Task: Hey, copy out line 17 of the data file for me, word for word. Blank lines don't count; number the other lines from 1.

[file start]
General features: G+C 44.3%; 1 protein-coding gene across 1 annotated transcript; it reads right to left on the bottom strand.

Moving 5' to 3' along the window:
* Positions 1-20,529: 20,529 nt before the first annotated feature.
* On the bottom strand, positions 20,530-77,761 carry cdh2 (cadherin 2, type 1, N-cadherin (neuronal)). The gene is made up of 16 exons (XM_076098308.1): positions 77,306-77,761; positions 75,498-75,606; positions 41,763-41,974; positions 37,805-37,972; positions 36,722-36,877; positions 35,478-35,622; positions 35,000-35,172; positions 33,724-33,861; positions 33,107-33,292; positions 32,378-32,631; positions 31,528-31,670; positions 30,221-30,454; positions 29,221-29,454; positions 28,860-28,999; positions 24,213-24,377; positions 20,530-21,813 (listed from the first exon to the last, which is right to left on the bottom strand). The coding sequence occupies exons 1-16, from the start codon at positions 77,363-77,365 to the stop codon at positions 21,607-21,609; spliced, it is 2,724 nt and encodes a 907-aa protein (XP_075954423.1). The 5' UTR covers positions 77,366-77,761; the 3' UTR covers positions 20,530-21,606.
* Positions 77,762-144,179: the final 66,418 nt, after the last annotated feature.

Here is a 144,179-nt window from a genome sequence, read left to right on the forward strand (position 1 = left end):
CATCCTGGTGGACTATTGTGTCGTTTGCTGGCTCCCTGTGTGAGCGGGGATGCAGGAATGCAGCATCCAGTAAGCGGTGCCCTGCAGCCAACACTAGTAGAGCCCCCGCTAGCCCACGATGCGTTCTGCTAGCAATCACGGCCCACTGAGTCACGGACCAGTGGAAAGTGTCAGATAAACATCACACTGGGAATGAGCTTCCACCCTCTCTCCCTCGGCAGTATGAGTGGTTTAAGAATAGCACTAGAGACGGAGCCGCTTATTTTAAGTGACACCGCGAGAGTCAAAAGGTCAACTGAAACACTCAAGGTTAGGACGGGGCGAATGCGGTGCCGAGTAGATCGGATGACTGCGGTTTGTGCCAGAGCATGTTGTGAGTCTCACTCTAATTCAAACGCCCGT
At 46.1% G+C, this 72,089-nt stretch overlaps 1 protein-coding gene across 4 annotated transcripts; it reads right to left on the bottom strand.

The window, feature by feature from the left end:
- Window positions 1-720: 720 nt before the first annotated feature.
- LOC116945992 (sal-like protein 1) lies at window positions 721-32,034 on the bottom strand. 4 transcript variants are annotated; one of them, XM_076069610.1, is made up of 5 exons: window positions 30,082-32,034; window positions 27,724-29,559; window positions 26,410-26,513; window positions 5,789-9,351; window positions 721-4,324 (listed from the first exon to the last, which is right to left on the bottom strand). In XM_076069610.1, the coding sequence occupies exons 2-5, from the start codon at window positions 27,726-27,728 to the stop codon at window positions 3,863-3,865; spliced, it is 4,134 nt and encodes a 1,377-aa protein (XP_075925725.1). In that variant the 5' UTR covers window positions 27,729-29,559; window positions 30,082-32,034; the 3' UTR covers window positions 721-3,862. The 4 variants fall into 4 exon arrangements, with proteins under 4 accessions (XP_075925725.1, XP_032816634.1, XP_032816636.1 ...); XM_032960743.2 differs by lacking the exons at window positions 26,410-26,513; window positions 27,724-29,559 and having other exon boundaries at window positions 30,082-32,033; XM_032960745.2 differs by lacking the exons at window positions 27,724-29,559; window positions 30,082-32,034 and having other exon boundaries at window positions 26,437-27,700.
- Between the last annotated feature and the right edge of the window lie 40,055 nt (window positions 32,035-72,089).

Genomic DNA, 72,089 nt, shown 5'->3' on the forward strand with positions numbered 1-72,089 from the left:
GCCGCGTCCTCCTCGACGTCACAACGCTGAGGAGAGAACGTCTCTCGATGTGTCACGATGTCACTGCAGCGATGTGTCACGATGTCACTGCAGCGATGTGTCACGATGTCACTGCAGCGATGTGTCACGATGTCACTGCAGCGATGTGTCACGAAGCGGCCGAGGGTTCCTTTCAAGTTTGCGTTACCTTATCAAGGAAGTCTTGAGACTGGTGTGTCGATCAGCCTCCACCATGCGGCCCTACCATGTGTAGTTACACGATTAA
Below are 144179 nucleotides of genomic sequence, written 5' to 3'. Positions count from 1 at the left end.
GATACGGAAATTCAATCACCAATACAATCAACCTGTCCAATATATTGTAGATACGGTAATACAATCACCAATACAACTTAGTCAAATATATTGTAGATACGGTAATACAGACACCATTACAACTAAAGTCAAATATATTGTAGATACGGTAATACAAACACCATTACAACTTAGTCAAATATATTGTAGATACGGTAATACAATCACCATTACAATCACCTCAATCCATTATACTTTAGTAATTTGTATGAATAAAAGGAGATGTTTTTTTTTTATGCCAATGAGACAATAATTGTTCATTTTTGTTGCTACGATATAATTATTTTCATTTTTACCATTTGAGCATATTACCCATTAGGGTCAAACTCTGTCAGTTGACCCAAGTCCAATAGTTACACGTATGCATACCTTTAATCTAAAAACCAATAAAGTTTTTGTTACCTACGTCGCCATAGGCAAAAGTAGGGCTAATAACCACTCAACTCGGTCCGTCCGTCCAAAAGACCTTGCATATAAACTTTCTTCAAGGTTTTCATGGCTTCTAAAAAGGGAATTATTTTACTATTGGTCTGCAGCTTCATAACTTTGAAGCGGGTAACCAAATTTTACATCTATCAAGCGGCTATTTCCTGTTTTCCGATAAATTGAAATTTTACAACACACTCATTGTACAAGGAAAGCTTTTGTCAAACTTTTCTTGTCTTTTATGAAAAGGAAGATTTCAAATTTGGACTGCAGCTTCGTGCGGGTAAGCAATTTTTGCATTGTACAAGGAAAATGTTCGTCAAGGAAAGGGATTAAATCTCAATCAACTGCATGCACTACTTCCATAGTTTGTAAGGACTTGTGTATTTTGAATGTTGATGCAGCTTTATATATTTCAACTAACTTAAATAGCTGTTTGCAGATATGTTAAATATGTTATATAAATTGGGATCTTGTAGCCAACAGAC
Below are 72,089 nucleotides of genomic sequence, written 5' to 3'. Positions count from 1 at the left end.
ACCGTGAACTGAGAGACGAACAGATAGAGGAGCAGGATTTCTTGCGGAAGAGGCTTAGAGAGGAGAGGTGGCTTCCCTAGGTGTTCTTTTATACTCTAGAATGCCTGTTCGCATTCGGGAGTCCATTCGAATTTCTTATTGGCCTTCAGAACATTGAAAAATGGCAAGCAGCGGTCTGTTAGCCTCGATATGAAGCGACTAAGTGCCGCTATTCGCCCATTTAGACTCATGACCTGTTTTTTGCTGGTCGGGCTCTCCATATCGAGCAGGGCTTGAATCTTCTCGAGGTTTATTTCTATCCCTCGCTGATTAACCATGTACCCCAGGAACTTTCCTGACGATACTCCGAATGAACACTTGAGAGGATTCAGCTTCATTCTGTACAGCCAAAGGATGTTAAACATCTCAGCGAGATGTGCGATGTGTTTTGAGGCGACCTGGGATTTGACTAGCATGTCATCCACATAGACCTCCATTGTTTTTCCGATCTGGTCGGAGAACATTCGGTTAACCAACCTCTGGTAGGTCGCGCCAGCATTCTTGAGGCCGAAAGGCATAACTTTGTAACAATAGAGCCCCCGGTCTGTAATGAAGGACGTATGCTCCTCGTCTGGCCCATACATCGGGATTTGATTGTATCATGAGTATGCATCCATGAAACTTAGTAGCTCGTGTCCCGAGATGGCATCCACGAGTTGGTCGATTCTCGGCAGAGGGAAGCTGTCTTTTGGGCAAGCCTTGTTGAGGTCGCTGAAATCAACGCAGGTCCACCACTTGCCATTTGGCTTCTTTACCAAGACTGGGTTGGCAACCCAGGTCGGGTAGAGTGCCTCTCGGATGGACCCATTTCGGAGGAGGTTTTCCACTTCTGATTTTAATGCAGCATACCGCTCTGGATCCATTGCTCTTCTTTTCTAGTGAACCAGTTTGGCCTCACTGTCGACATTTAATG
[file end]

Below are 72,089 nucleotides of genomic sequence, written 5' to 3'. Positions count from 1 at the left end.